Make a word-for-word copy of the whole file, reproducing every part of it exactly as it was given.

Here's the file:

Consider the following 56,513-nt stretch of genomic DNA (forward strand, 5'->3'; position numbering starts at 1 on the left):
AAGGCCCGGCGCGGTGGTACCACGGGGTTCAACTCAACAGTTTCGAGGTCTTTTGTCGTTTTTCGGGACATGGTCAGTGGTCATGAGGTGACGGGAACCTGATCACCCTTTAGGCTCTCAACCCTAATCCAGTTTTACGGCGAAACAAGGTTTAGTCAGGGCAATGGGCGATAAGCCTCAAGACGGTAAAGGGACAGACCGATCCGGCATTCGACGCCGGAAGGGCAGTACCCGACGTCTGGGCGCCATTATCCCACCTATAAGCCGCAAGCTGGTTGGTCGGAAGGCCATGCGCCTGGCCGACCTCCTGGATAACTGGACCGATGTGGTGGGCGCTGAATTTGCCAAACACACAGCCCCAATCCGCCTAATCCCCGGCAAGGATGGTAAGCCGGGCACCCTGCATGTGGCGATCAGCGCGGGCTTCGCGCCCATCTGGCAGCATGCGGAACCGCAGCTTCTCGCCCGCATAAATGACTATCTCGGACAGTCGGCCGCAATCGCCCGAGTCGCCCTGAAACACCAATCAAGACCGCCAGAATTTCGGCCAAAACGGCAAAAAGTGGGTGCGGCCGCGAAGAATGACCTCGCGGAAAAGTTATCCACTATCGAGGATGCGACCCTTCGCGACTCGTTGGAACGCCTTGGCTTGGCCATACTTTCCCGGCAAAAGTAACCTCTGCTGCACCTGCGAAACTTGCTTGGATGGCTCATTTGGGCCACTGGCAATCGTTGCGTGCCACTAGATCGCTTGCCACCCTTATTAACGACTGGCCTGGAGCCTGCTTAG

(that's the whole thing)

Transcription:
Consider the following 56,513-nt stretch of genomic DNA (forward strand, 5'->3'; position numbering starts at 1 on the left):
AAGGCCCGGCGCGGTGGTACCACGGGGTTCAACTCAACAGTTTCGAGGTCTTTTGTCGTTTTTCGGGACATGGTCAGTGGTCATGAGGTGACGGGAACCTGATCACCCTTTAGGCTCTCAACCCTAATCCAGTTTTACGGCGAAACAAGGTTTAGTCAGGGCAATGGGCGATAAGCCTCAAGACGGTAAAGGGACAGACCGATCCGGCATTCGACGCCGGAAGGGCAGTACCCGACGTCTGGGCGCCATTATCCCACCTATAAGCCGCAAGCTGGTTGGTCGGAAGGCCATGCGCCTGGCCGACCTCCTGGATAACTGGACCGATGTGGTGGGCGCTGAATTTGCCAAACACACAGCCCCAATCCGCCTAATCCCCGGCAAGGATGGTAAGCCGGGCACCCTGCATGTGGCGATCAGCGCGGGCTTCGCGCCCATCTGGCAGCATGCGGAACCGCAGCTTCTCGCCCGCATAAATGACTATCTCGGACAGTCGGCCGCAATCGCCCGAGTCGCCCTGAAACACCAATCAAGACCGCCAGAATTTCGGCCAAAACGGCAAAAAGTGGGTGCGGCCGCGAAGAATGACCTCGCGGAAAAGTTATCCACTATCGAGGATGCGACCCTTCGCGACTCGTTGGAACGCCTTGGCTTGGCCATACTTTCCCGGCAAAAGTAACCTCTGCTGCACCTGCGAAACTTGCTTGGATGGCTCATTTGGGCCACTGGCAATCGTTGCGTGCCACTAGATCGCTTGCCACCCTTATTAACGACTGGCCTGGAGCCTGCTTAG